(i) at least 90 mole percent terephthalic acid residues, based on the total amount of dicarboxylic acid residues in the one or more polyethylene terephthalate homopolymers or copolymers comprising 100 mole percent;
(ii) at least 90 mole percent residues of ethylene glycol, based on the total amount of diol residues in the one or more polyethylene terephthalate homopolymers or copolymers comprising 100 mole percent, and
wherein the extruded polymer blend has a ductile-to-brittle transition temperature of −25° C. or less at an intrinsic viscosity of the polyethylene terephthalate (B) 0.88 dL/g or less.
27. The extruded polymer blend of claim 26, wherein the one or more impact modifying polymers comprise residues of glycidyl methacrylate.
28. The extruded polymer blend of claim 26, wherein the lithium atoms are present in an amount ranging from about 7 ppm to about 15 ppm.
29. The extruded polymer blend of claim 26, wherein the one or more polyethylene terephthalate homopolymers or copolymers comprise one or more virgin polymers having an intrinsic viscosity ranging from 0.72 to 0.88 dL/g obtained through a melt phase polymerization process.
30. The extruded polymer blend of claim 29, wherein the one or more virgin polymers have an intrinsic viscosity of at least 0.80 dL/g obtained through a melt phase polymerization process.
31. The extruded polymer blend of claim 1, wherein the phosphorous atoms are present in an amount of 50 to 70 ppm, based on the weight of the one or more polyethylene terephthalate homopolymers or copolymers.
32. The extruded polymer blend of claim 26, wherein the phosphorous atoms are present in an amount of 50 to 70 ppm, based on the weight of the one or more polyethylene terephthalate homopolymers or copolymers.
Description
1. FIELD OF THE INVENTION

This invention pertains to polymer blends which are particularly useful for shaping or forming into containers and similar shaped articles by thermoforming procedures. More specifically, the novel polymer blends comprise a one or more thermoplastic polyester homopolymers or copolymers, an impact modifier, and a nucleator to enhance the crystallization rate of the polymer blend. The polymer blends exhibit improved impact strength, particularly at low temperatures and are suitable for food trays (containers) which may be subjected to low temperatures (refrigeration).

2. BACKGROUND OF THE INVENTION

Polyesters such as poly(ethylene terephthalate) (PET) are engineering thermoplastics used in a wide variety of end use applications such as fibers, films, automotive parts, food and beverage containers and the like. PET can be processed by a variety of techniques including injection molding, compression molding, extrusion, thermoforming, blow molding, and combinations thereof. Extruded into film (a.k.a., sheet) of between 100 and 1000 microns thick, PET may be used as-fabricated or shaped, e.g., by thermoforming, into articles such as displays, signs, credit or debit cards, or packaging articles. For example, extruded PET film material can be used to make trays, packages or containers in which frozen foods can be both stored and heated and/or cooked in an oven. As used herein, the terms tray or trays are intended to include packages and containers in which food, especially frozen food, is packaged and sold for subsequent heating and/or cooking while still in the tray, package or container. Food trays fabricated from crystallized PET retain good dimensional stability over the range of temperatures commonly encountered during both microwave and convection oven cooking.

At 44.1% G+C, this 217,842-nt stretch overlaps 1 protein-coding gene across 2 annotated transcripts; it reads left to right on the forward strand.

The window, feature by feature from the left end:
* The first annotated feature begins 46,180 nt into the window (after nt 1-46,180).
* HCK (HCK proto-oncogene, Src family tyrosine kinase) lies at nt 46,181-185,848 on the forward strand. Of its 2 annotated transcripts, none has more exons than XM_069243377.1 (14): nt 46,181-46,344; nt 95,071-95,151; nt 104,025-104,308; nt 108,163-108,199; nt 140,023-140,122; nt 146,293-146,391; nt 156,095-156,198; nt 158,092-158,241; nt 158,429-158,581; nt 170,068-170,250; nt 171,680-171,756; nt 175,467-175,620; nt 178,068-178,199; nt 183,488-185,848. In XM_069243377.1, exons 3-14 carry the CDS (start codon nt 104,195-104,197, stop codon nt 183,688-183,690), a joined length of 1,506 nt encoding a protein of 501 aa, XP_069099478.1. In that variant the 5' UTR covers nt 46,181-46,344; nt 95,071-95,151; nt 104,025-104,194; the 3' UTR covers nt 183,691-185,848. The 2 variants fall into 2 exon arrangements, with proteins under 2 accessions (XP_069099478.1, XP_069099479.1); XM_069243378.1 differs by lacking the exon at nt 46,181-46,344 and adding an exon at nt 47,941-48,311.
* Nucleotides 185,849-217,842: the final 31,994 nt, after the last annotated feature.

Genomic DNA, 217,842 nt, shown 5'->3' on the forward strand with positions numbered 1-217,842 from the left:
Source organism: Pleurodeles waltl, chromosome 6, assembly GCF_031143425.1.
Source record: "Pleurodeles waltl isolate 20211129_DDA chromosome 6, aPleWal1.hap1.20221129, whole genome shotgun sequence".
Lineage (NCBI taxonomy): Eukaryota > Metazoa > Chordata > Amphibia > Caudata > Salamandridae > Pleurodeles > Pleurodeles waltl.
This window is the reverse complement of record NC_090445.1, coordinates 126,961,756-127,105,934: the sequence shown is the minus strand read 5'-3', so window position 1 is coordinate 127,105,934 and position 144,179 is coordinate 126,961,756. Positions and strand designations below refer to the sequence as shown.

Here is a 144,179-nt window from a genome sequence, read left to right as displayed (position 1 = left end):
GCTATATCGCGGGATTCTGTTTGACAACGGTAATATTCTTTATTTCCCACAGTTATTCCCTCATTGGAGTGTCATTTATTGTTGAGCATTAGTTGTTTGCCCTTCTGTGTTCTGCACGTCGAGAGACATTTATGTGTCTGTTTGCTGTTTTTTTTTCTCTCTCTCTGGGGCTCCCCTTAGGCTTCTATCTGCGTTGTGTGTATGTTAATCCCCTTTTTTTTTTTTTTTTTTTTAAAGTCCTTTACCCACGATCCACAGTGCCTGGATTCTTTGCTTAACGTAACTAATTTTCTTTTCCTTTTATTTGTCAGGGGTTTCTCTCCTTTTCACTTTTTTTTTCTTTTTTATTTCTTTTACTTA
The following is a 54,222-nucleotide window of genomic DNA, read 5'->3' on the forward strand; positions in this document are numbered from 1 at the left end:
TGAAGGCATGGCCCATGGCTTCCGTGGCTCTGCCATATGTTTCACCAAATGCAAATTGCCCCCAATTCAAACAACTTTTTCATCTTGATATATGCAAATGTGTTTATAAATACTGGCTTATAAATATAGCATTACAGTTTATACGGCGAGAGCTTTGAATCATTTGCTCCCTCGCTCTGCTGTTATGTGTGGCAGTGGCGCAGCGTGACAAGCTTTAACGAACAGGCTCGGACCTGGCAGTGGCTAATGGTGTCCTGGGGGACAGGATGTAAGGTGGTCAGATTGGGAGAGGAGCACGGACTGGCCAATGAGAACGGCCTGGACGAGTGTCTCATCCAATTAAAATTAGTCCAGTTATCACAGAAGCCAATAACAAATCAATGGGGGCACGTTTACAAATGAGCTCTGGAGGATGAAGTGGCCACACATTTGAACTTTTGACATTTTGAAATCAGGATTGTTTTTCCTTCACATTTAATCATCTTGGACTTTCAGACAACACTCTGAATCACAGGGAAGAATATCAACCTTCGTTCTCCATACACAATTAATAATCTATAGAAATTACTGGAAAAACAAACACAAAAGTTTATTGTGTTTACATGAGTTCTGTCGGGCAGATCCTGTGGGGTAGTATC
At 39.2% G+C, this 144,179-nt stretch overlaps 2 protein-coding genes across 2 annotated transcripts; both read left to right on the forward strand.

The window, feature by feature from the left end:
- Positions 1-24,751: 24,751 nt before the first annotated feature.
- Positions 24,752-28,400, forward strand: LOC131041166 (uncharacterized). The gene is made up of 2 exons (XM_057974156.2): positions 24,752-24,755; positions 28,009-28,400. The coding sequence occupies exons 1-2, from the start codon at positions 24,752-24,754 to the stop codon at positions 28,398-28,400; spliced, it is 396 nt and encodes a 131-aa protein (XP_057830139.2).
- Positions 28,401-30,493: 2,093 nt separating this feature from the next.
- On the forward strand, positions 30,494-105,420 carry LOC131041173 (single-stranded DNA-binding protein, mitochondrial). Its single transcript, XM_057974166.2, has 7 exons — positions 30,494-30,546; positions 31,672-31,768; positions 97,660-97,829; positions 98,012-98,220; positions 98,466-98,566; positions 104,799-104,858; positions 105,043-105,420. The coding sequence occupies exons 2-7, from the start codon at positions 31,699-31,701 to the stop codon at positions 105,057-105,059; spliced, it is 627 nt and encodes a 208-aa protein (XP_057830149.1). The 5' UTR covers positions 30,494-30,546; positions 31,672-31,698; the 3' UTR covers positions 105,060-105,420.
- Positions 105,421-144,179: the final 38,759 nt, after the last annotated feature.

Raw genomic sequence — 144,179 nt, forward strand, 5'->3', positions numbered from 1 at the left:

One problem encountered with PET food trays is that they occasionally break when trays containing frozen food are dropped. One way to improve the low temperature toughness of the trays, as measured by lowering the ductile-to-brittle transition temperature, is to use high molecular weight PET in the fabrication of the tray. Therefore, PET used in food trays often is specially manufactured to an intrinsic viscosity (It.V.) of about 0.90 to about 1.05 dL/g. Another approach is to add an impact modifier to the PET during the film extrusion process. In general, trays are toughest when both approaches are utilized.

U.S. Pat. No. 4,172,859 discloses that polymeric materials that serve well as impact modifiers should (i) possess a modulus 1/10 that of the polyester matrix material, (ii) be well dispersed within the matrix material in discrete phases of 0.01 micron to 3.0 micron in size, and (iii) be well bonded to the matrix.

Low modulus polymers commonly used as impact modifiers fall into several general classes. The first class comprises rubbers based on butadiene or isoprene, e.g., polybutadiene, polyisoprene, natural rubber, styrene-butadiene (SBR), acrylonytrile-butadiene (ABN or nitrile rubber), styrene-butadiene-styrene (SBS) or hydrogenated SBS (styrene-ethylene-butene-styrene) block copolymers (SEBS), or acrylonytrile-butadiene-styrene (ABS) polymers containing high levels of butadiene. Butadiene-based rubbers generally have low glass transition temperatures (Tg's) which help to improve low temperature toughness, but they may not be stable under the high temperatures at which polyesters are processed. The second major class of impact modifiers comprise elastomers based on polyethylene, e.g., ethylene-propylene rubbers (EPR) or EPRs with a small amount of side chain diene moiety (EPDM), ethylene-acrylate copolymers such as ethylene/methyl acrylate, ethylene/ethyl acrylate, ethylene/butyl acrylate and ethylene/methylacrylate/glycidyl methacrylate, or ethylene-vinyl acetate copolymers (EVA). A third group of impact modifiers consists of core-shell impact modifiers such as those that contain a poly(methyl methacrylate) (PMMA) hard shell with either a butadiene methacrylate-butadiene-styrene (MBS) or butyl acrylate (acrylic) core, e.g., PARALOID manufactured by Rohm & Haas Company. Core-shell impact modifiers based on acrylonitrile-butadiene-styrene (ABS) also are commercially available, e.g., BLENDEX manufactured by GE Specialty Chemicals). Other elastomers that may serve as impact modifiers include polyesters, e.g., HYTREL manufactured, by E.I. duPont de Nemours Company and ECDEL manufactured by Eastman Chemical Company, and polyurethanes, e.g., PELLETHANE manufactured by Dow Chemical Company, or silicone rubbers.